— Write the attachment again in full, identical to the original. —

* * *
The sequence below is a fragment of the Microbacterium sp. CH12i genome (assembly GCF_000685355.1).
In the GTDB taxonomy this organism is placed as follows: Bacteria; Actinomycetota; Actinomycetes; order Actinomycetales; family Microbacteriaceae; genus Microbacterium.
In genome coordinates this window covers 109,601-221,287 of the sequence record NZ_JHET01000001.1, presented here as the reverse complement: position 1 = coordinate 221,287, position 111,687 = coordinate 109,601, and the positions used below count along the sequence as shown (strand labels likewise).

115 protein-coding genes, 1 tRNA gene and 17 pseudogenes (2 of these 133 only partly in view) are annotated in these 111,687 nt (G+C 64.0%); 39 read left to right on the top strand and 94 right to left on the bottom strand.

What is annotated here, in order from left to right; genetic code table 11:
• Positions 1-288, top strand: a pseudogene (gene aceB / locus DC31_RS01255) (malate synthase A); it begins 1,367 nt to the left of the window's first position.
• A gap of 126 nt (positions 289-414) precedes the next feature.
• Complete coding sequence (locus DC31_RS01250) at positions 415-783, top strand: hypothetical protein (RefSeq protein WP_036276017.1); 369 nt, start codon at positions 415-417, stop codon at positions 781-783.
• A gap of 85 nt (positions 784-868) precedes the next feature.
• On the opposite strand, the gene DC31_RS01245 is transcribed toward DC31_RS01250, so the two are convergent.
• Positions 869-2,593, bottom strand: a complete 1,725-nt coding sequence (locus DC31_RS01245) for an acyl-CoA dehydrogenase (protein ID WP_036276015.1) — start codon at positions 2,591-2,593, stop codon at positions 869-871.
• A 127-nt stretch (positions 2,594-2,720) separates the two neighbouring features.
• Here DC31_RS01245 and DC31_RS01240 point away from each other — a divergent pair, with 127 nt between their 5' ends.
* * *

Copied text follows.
The sequence below is a fragment of the Microbacterium sp. CH12i genome (assembly GCF_000685355.1).
In the GTDB taxonomy this organism is placed as follows: Bacteria; Actinomycetota; Actinomycetes; order Actinomycetales; family Microbacteriaceae; genus Microbacterium.
In genome coordinates this window covers 109,601-221,287 of the sequence record NZ_JHET01000001.1, presented here as the reverse complement: position 1 = coordinate 221,287, position 111,687 = coordinate 109,601, and the positions used below count along the sequence as shown (strand labels likewise).

115 protein-coding genes, 1 tRNA gene and 17 pseudogenes (2 of these 133 only partly in view) are annotated in these 111,687 nt (G+C 64.0%); 39 read left to right on the top strand and 94 right to left on the bottom strand.

What is annotated here, in order from left to right; genetic code table 11:
• Positions 1-288, top strand: a pseudogene (gene aceB / locus DC31_RS01255) (malate synthase A); it begins 1,367 nt to the left of the window's first position.
• A gap of 126 nt (positions 289-414) precedes the next feature.
• Complete coding sequence (locus DC31_RS01250) at positions 415-783, top strand: hypothetical protein (RefSeq protein WP_036276017.1); 369 nt, start codon at positions 415-417, stop codon at positions 781-783.
• A gap of 85 nt (positions 784-868) precedes the next feature.
• On the opposite strand, the gene DC31_RS01245 is transcribed toward DC31_RS01250, so the two are convergent.
• Positions 869-2,593, bottom strand: a complete 1,725-nt coding sequence (locus DC31_RS01245) for an acyl-CoA dehydrogenase (protein ID WP_036276015.1) — start codon at positions 2,591-2,593, stop codon at positions 869-871.
• A 127-nt stretch (positions 2,594-2,720) separates the two neighbouring features.
• Here DC31_RS01245 and DC31_RS01240 point away from each other — a divergent pair, with 127 nt between their 5' ends.